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Pirate Dictionary

Pirates are always popular. From children's stories like Treasure Island by Robert Louis Stevenson to classic swashbuckling films with Errol Flynn, or the recent Disney Pirates of the Caribbean movies, pirates fascinate and captivate. They also have their own way of talking, and live in a world very different from our own. That's where this dictionary comes in. Here you'll find all the common words and phrases pirates used, and the stories of many famous pirates too.


A feast for fortunate pirates, consisting of any marinated or cooked meat available, plus whatever pickled vegetables, eggs, anchovies, and even grapes, were on hand. The salmagundi was then seasoned with garlic, pepper, salt, vinegar, and oil. Pirate cooks had their own special variations, of course, though details are lacking, for better or worse. The word “salmagundi” itself may come from an old French word, salmigondis, meaning a strongly seasoned stew.

sea artist
A pirate named used by pirates to refer to themselves, adopted to describe their ability as seamen. Their skills, from navigation to ship maintenance to battle, were second to none during the age in which they thrived.

sea chart
Works of other pirates of considerable cumulative value as a guide to the waters of a region.

An old or experienced sailor.

Song, one that usually alternates between a solo and a chorus as sung by sailors working together.

sea shanty
Song, one that usually alternates between a solo and a chorus as sung by sailors working together. Also shanty.

The lines used to trim the sails of a ship to the direction of the wind.

The lines that run from a mast to the sides of the ship to provide support and stability for the mast.

A wooden splinter. The timbers of a hip splintering during battle gave rise to the phrase “shiver me timbers”.

The word used by pirates and others of the time to refer to cannon balls or other forms of cannon shot. Early cannon shot was made of stone, but by the 1600s iron shot was mass-produced, cheaper, and faster, thus becoming the preferred form.

shot across the bow
A warning shot, usually in the form of cannon fire, given by pirates to encourage their targets to surrender.

slow match
A match that burns slowly; used for lighting fuses, and also used by Blackbeard in his hair to make him appear more frightening.

sounding weight
A means to measure the depth of the water. A rope with a weight at one end and marks one fathom (about six feet apart) was dropped from the ship into the water and used to measure depth.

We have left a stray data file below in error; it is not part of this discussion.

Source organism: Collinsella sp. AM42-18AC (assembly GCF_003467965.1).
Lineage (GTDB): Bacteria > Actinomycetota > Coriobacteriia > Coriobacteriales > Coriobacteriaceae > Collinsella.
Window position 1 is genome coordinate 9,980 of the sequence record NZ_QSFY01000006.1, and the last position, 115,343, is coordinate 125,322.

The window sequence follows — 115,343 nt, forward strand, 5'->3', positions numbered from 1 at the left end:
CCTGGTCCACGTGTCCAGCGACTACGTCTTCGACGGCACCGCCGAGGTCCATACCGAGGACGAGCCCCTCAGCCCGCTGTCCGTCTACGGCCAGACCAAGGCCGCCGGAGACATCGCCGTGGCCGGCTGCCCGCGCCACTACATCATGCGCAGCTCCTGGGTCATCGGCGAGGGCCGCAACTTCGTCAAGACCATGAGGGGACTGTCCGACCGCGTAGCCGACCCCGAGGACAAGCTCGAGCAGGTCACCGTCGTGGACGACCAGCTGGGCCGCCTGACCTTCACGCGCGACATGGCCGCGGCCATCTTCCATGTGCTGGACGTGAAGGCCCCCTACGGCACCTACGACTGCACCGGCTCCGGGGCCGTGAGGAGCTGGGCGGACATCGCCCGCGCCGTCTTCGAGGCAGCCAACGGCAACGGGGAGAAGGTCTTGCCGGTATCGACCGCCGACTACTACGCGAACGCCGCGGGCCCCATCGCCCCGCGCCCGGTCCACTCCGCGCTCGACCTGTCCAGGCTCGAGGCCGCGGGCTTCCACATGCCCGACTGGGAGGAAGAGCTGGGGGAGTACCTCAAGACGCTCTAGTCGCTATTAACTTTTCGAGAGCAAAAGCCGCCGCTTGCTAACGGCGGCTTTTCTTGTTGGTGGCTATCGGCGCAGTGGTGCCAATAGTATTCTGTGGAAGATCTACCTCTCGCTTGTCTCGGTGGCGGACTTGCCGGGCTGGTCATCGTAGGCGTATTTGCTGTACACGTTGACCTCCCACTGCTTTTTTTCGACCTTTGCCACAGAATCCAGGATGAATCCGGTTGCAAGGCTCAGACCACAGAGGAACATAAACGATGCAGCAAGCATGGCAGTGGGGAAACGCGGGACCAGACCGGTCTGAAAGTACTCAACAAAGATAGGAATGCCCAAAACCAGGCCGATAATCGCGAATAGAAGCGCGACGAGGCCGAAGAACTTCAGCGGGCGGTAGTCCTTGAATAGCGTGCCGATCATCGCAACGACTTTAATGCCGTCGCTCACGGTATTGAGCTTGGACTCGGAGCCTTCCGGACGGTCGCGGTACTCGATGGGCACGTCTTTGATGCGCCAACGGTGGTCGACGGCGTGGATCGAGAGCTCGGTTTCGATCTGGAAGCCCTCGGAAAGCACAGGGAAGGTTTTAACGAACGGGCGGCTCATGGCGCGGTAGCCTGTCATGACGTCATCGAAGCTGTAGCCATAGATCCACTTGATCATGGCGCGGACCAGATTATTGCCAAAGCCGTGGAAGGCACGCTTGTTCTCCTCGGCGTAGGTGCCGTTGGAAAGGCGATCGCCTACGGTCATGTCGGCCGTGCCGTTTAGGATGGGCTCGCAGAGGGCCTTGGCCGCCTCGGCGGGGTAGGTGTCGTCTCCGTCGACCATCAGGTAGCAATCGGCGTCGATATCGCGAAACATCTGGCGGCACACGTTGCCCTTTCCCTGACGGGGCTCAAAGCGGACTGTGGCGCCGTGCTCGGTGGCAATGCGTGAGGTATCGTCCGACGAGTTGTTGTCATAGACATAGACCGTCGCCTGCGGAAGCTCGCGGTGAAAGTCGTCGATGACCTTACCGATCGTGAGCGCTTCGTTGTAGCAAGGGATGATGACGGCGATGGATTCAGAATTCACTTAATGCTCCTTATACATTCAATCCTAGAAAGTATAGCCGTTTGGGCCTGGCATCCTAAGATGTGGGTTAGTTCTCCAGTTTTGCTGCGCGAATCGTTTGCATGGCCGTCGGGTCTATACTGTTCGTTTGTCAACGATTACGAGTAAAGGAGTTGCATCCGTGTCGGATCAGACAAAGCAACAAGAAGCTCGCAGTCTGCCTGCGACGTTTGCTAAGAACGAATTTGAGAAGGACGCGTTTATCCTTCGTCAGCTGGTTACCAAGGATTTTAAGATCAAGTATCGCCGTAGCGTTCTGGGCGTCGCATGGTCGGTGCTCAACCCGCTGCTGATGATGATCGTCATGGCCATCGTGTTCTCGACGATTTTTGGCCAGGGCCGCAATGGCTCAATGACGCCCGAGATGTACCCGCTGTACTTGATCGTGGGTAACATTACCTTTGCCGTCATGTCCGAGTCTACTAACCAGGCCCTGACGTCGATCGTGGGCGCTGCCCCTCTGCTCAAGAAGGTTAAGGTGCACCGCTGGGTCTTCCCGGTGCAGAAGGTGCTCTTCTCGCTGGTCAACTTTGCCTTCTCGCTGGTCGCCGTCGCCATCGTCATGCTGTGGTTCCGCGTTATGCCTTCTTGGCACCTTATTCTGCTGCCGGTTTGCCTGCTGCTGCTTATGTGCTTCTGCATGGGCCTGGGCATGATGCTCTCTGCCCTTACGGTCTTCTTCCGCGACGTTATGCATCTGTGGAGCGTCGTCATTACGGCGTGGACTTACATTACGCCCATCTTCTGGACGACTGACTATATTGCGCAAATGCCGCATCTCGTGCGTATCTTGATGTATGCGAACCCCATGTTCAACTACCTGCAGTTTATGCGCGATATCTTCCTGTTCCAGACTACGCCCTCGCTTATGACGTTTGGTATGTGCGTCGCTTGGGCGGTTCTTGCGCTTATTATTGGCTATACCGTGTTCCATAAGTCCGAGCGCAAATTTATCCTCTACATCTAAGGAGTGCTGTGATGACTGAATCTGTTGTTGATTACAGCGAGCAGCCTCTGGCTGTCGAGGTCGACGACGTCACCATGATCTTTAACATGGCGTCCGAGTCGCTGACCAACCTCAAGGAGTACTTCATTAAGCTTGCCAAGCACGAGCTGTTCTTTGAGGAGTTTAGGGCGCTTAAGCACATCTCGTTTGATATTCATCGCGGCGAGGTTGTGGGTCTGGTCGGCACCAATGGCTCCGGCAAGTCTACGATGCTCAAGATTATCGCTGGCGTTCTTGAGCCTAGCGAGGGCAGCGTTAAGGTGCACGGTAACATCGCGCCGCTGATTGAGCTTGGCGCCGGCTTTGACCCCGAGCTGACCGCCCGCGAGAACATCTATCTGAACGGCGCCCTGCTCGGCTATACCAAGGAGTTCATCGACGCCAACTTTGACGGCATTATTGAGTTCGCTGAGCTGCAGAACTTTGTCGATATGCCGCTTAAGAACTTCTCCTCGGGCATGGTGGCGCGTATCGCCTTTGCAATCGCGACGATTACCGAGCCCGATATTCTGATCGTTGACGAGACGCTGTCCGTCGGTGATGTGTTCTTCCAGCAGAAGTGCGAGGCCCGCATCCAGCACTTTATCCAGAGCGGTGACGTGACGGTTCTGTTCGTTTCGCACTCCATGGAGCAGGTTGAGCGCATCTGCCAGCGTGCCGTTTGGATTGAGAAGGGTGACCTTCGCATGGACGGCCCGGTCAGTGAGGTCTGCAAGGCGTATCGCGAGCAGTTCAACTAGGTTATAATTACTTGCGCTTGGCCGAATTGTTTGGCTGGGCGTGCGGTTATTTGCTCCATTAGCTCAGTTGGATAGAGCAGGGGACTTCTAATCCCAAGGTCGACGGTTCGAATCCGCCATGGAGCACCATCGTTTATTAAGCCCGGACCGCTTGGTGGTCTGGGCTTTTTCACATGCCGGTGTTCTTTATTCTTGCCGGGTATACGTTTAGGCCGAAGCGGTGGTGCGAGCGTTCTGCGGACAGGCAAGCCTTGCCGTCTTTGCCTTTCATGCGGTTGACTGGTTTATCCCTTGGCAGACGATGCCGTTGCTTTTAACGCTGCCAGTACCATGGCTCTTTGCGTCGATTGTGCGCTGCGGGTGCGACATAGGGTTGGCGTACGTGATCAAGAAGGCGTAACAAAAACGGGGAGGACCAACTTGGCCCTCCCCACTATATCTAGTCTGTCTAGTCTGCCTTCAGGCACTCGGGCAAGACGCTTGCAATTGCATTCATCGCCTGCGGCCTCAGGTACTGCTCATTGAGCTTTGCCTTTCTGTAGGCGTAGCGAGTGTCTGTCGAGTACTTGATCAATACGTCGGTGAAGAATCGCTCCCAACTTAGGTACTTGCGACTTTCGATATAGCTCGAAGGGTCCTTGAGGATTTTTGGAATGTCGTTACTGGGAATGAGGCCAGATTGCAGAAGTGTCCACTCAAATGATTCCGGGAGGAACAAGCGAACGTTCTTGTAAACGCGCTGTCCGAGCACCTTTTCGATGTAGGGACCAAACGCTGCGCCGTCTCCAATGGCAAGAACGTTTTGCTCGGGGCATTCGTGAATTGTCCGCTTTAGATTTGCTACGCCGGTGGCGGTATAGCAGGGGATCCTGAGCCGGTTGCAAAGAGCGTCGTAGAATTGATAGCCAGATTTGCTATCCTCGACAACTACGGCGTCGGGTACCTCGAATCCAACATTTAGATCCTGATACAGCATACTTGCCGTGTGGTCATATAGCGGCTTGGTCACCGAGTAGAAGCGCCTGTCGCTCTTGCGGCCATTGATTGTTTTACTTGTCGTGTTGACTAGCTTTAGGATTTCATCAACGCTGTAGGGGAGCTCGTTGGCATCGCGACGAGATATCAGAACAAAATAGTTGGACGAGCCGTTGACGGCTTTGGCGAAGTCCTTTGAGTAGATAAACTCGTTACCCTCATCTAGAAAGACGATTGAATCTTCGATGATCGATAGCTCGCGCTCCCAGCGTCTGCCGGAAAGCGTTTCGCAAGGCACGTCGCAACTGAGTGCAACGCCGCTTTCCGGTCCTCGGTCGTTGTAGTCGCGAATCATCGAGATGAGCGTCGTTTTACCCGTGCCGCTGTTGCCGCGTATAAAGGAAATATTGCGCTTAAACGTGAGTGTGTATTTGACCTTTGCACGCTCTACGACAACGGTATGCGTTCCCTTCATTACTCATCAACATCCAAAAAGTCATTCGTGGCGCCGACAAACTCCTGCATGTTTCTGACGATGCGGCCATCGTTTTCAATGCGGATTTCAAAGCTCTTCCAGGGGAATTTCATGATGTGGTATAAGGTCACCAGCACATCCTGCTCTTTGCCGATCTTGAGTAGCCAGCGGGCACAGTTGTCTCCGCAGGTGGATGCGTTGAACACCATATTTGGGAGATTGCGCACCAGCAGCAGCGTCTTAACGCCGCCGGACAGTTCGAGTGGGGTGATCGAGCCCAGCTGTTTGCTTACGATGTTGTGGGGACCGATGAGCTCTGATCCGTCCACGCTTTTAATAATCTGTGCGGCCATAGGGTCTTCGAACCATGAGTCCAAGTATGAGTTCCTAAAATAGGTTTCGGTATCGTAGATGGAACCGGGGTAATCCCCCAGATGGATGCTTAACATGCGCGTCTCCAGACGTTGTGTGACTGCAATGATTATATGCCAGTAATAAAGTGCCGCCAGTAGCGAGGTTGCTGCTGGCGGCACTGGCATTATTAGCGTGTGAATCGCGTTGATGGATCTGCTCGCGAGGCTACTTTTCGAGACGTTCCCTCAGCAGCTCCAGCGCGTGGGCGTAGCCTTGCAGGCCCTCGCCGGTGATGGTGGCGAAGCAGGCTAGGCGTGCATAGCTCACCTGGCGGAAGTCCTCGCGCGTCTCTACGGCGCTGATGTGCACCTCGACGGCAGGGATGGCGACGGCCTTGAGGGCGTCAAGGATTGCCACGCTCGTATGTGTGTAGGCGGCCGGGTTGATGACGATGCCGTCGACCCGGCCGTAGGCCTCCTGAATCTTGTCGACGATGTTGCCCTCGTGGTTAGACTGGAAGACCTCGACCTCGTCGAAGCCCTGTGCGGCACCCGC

Spanish Main
The entirety of the Caribbean region and surrounding land, so named because it was given to the Spanish by the Pope following the discovery of the New World by Christopher Columbus.

A strong, thick pole used to make a mast or yard on a ship.

A simple form of a telescope. Used by hand or on a tripod, it was employed when sailing by line of sight.

standing rigging
The stays, shrouds, and other permanent parts of the rigging of a ship.

The right side of a ship when facing the bow. Originally from “steorbord” meaning “rudder side”, since early Teutonic boats were steered using a paddle on the right side.

starboard tack
A tack in which the wind is coming across the starboard side and toward the port side of the ship.

Stede Bonnet Bonnet (Major)
Alias Captain Thomas and Edwards, Bonnet was not raised a sailor. Before turning pirate, he had already retired from the army as a major and owned property in Barbaoes, was married and lived in a nice house, and was well respected. His wife’s nagging is allegedly the reason he became a pirate. He enjoyed a period of success, then fell in with Blackbeard, and soon after fell out again, leading to an attempt at revenge that failed. Bonnet continued his life of piracy, but was captured in October, 1718, and after a trial was hanged at White Point, Charleston, in November that year.

The back of a ship.

The raised deck at the rear of the ship, near the stern. Not all ships have a sterncastle.

A glass container filled with rotten meat or other malodorous items, and then with gunpowder, detonated with the same effect as tear gas is today.

strike colours
Lower the flag of a ship, a practice often done to indicate surrender during a battle or to hide the identity or nationality of a ship.

Clean the deck of a ship.

("bulging bag"), ultimately from, perhaps, Scandanavian origin.

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